I've just returned from what always feels like a whirlwind trip to Necedah National Wildlife Refuge in Wisconsin. While there, I had the pleasure of seeing our juvenile Whooping crane Class of 2009 training for migration behind their ultralight parents--Operation Migration's (OM) pilots and planes--and participating in Necedah's Cranefest, as well as, reuniting with Operation Migration crew members, volunteers and fellow Directors.
Saturday morning (Sept 19th) was chilly and cloudy, but overall the weather was wonderful for both training and the Necedah Whooping crane festival that followed. Above you see Richard Van Heuvelen testing the wind and visibility prior to the morning training. And below, (left to right) Heather Ray of Operation Migration and several of OM's volunteers, Dale Richter, Director; Bob Rudd, Director; and Nan Rudd, a volunteer in many capacities, including the layout and design of OM's InFormation magazine. And the moment we were all waiting for?--ultralight migration training and a wonderful look at the fledged juveniles who will soon be making their way south, learning the migration route they will use in future migrations.Low light and thick overcast in the early morning didn't make for award winning images but the excitement of seeing juvenile Whooping cranes , who will soon add their numbers--21 in the class of 09--to the eastern population of migrating Whooping cranes, always brings both spine tingles and smiles of awe.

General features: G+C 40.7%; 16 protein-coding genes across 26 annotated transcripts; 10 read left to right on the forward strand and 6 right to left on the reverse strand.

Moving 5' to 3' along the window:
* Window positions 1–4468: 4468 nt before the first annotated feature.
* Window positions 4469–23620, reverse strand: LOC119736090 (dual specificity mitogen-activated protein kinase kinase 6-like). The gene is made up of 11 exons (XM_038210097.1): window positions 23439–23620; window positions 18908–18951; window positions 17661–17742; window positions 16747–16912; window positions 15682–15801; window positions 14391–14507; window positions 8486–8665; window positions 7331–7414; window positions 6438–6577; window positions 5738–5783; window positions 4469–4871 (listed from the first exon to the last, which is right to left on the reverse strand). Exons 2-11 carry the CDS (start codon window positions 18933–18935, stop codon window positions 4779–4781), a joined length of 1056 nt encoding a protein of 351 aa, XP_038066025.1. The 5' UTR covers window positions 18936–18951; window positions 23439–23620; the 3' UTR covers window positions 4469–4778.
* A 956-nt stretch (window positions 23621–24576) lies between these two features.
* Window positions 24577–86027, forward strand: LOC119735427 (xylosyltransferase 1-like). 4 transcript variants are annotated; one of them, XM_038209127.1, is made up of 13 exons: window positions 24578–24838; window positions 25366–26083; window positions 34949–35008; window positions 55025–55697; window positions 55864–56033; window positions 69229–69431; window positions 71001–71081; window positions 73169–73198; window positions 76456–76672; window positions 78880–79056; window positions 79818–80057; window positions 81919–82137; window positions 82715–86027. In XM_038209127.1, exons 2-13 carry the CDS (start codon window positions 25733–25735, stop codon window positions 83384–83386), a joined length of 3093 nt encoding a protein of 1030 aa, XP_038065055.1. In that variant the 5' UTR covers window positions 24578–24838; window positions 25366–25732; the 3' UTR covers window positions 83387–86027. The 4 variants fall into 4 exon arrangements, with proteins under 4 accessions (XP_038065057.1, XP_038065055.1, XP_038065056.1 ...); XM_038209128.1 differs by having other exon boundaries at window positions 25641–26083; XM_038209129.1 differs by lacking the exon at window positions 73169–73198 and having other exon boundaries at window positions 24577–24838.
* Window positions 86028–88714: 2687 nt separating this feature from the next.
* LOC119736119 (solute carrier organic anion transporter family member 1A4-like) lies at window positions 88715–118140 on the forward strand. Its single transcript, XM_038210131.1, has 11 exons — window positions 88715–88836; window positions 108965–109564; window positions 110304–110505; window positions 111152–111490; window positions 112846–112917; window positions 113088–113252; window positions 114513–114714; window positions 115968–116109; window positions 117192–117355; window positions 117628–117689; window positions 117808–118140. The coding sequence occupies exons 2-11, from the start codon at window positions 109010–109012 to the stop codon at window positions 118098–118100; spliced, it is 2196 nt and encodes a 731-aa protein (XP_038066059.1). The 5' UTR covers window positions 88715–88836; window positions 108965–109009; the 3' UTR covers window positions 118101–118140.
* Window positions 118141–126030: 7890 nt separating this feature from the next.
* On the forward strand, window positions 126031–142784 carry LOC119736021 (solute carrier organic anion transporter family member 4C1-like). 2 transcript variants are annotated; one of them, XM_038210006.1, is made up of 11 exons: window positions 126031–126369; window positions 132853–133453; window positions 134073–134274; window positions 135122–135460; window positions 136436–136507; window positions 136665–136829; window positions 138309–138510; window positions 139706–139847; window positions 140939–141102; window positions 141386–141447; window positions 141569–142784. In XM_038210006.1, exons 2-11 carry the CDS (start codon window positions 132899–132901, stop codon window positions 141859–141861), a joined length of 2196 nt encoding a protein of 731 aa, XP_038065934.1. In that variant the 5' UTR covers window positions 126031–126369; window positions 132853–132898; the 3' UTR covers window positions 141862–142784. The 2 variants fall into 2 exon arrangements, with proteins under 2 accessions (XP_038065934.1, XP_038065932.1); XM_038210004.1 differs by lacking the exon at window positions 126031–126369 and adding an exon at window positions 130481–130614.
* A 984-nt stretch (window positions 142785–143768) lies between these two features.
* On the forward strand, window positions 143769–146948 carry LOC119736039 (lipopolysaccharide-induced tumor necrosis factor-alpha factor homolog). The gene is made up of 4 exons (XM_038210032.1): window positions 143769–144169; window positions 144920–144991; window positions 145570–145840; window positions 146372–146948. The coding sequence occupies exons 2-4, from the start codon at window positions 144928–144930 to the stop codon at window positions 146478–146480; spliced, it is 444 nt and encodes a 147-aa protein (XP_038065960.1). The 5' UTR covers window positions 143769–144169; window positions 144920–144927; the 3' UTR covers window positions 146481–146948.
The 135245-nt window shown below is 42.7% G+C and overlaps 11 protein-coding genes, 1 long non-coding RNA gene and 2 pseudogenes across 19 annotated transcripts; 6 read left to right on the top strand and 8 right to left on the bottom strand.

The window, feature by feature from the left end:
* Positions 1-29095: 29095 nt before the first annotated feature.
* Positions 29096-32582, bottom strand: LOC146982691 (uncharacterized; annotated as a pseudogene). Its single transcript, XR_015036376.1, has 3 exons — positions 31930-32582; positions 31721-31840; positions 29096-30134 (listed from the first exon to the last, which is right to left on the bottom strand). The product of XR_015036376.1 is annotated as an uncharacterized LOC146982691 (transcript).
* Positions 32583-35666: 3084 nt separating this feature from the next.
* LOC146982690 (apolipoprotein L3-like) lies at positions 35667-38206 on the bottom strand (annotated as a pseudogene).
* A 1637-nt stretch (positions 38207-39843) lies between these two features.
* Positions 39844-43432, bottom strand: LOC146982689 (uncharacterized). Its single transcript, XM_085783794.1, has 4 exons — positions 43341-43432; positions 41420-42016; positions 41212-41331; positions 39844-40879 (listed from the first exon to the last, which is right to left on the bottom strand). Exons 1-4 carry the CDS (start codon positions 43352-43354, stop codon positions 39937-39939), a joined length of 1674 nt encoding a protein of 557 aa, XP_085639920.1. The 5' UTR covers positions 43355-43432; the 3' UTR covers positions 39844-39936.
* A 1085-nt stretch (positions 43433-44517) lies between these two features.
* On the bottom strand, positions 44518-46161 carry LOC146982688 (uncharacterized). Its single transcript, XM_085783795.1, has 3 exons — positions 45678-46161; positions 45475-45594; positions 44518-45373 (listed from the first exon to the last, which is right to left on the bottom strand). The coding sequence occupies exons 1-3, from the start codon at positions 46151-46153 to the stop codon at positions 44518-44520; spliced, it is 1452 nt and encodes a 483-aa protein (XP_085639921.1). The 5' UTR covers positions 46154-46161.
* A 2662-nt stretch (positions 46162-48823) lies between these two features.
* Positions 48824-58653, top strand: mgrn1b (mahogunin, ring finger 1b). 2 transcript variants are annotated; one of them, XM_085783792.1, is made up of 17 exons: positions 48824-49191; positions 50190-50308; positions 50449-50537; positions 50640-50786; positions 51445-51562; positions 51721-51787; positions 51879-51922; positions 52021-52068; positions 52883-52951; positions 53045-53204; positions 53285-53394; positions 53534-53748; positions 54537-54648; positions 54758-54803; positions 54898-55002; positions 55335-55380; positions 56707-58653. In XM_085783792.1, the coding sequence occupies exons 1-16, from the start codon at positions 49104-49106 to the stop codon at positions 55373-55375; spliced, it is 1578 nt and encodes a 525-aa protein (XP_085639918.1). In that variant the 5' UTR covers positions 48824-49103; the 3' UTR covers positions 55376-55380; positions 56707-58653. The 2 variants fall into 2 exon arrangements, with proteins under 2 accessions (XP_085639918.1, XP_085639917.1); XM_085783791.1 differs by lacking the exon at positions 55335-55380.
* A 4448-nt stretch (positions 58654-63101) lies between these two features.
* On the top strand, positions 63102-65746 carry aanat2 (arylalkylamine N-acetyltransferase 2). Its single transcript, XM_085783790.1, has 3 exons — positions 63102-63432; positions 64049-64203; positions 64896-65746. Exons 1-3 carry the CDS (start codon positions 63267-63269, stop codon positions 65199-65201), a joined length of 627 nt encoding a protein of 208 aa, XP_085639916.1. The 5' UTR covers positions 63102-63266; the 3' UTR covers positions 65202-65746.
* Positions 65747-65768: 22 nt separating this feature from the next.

Against all odds, Whooping cranes have been returned to the eastern flyway and this year will mark the ninth ultralight-led migration, with an estimated departure date of October 10th. Having numbered only 15 in 1941, Whooping cranes have taught us many lessons about the fragile nature of species ecology and survival. That we continue to enjoy Whooping cranes in our world today offers a powerful symbol of hope and tenacity.
Let's hope that we, their human guardians, continue to examine these lessons--both the historical ones and those currently unfolding--and in doing so, become wiser in our efforts to protect and preserve the richness of our natural world.
Next: Necedah NWR's meadow! (then back to my visit to Ijam's meadow in TN!)
For the Love of It...
...the sage sees heaven reflected in Nature as in a mirror, and he pursues this Art, not for the sake of gold or silver, but for the love of the knowledge which it reveals.